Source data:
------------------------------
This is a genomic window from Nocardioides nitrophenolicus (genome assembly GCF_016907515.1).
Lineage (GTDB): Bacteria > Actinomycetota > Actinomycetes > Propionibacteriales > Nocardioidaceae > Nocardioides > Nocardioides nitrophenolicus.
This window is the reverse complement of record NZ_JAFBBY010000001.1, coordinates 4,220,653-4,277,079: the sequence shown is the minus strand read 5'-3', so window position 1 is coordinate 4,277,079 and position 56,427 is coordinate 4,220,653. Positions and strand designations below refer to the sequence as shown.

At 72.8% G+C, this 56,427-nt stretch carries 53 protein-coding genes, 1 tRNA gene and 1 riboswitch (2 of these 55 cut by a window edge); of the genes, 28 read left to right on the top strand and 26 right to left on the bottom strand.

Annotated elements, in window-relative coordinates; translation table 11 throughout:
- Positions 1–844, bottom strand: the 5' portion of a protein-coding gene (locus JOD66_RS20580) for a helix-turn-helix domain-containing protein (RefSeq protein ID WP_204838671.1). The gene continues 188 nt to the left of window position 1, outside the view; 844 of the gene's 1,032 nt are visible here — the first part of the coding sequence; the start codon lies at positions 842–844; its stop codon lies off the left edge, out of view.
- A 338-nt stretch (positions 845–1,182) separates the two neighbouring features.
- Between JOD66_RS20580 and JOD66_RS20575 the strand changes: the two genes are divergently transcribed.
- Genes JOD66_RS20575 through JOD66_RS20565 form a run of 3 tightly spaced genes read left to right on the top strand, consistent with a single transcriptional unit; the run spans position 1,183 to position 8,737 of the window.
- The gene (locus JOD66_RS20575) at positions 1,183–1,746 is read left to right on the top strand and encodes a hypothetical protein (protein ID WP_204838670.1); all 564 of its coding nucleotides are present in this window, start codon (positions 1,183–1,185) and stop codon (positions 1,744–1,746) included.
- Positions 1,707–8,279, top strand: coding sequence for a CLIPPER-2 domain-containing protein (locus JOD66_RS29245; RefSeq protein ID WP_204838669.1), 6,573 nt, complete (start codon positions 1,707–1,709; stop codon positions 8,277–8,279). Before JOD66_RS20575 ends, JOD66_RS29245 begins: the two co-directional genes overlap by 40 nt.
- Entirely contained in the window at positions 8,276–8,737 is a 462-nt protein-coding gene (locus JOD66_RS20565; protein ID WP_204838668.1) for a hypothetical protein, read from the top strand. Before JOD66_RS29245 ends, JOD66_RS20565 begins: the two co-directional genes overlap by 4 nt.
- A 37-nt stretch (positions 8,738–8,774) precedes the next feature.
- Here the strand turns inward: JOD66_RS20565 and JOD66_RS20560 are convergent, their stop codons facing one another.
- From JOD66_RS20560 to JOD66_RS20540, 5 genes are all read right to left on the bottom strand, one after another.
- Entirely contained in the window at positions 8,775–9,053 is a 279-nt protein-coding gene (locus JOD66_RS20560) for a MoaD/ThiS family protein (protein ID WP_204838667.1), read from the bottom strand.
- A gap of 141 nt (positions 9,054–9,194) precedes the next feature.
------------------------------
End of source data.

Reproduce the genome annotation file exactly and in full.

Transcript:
This is a genomic window from Nocardioides nitrophenolicus (genome assembly GCF_016907515.1).
Lineage (GTDB): Bacteria > Actinomycetota > Actinomycetes > Propionibacteriales > Nocardioidaceae > Nocardioides > Nocardioides nitrophenolicus.
This window is the reverse complement of record NZ_JAFBBY010000001.1, coordinates 4,220,653-4,277,079: the sequence shown is the minus strand read 5'-3', so window position 1 is coordinate 4,277,079 and position 56,427 is coordinate 4,220,653. Positions and strand designations below refer to the sequence as shown.

At 72.8% G+C, this 56,427-nt stretch carries 53 protein-coding genes, 1 tRNA gene and 1 riboswitch (2 of these 55 cut by a window edge); of the genes, 28 read left to right on the top strand and 26 right to left on the bottom strand.

Annotated elements, in window-relative coordinates; translation table 11 throughout:
- Positions 1–844, bottom strand: the 5' portion of a protein-coding gene (locus JOD66_RS20580) for a helix-turn-helix domain-containing protein (RefSeq protein ID WP_204838671.1). The gene continues 188 nt to the left of window position 1, outside the view; 844 of the gene's 1,032 nt are visible here — the first part of the coding sequence; the start codon lies at positions 842–844; its stop codon lies off the left edge, out of view.
- A 338-nt stretch (positions 845–1,182) separates the two neighbouring features.
- Between JOD66_RS20580 and JOD66_RS20575 the strand changes: the two genes are divergently transcribed.
- Genes JOD66_RS20575 through JOD66_RS20565 form a run of 3 tightly spaced genes read left to right on the top strand, consistent with a single transcriptional unit; the run spans position 1,183 to position 8,737 of the window.
- The gene (locus JOD66_RS20575) at positions 1,183–1,746 is read left to right on the top strand and encodes a hypothetical protein (protein ID WP_204838670.1); all 564 of its coding nucleotides are present in this window, start codon (positions 1,183–1,185) and stop codon (positions 1,744–1,746) included.
- Positions 1,707–8,279, top strand: coding sequence for a CLIPPER-2 domain-containing protein (locus JOD66_RS29245; RefSeq protein ID WP_204838669.1), 6,573 nt, complete (start codon positions 1,707–1,709; stop codon positions 8,277–8,279). Before JOD66_RS20575 ends, JOD66_RS29245 begins: the two co-directional genes overlap by 40 nt.
- Entirely contained in the window at positions 8,276–8,737 is a 462-nt protein-coding gene (locus JOD66_RS20565; protein ID WP_204838668.1) for a hypothetical protein, read from the top strand. Before JOD66_RS29245 ends, JOD66_RS20565 begins: the two co-directional genes overlap by 4 nt.
- A 37-nt stretch (positions 8,738–8,774) precedes the next feature.
- Here the strand turns inward: JOD66_RS20565 and JOD66_RS20560 are convergent, their stop codons facing one another.
- From JOD66_RS20560 to JOD66_RS20540, 5 genes are all read right to left on the bottom strand, one after another.
- Entirely contained in the window at positions 8,775–9,053 is a 279-nt protein-coding gene (locus JOD66_RS20560) for a MoaD/ThiS family protein (protein ID WP_204838667.1), read from the bottom strand.
- A gap of 141 nt (positions 9,054–9,194) precedes the next feature.